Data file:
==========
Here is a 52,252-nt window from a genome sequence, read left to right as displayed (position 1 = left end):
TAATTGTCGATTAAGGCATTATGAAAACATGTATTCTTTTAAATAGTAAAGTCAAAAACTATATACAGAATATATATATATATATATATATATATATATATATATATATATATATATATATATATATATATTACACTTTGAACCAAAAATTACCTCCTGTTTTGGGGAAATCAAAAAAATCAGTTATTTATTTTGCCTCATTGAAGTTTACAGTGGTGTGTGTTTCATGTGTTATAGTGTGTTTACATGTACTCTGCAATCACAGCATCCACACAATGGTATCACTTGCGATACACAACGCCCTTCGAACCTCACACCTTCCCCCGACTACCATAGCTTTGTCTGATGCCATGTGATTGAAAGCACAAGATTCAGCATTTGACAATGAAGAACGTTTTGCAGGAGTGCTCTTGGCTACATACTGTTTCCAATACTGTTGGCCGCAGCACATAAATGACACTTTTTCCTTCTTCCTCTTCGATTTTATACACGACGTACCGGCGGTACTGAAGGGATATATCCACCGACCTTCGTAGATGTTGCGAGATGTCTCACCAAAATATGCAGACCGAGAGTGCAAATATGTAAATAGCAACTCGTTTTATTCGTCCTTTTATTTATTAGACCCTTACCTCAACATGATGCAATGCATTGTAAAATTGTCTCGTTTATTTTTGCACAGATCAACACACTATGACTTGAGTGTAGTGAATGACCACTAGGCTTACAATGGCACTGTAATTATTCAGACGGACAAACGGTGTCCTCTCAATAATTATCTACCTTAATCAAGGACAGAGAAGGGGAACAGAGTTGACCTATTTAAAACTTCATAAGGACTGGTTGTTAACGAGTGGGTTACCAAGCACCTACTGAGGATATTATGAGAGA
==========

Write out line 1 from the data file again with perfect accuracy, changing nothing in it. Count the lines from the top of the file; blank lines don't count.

Here is a 52,252-nt window from a genome sequence, read left to right as displayed (position 1 = left end):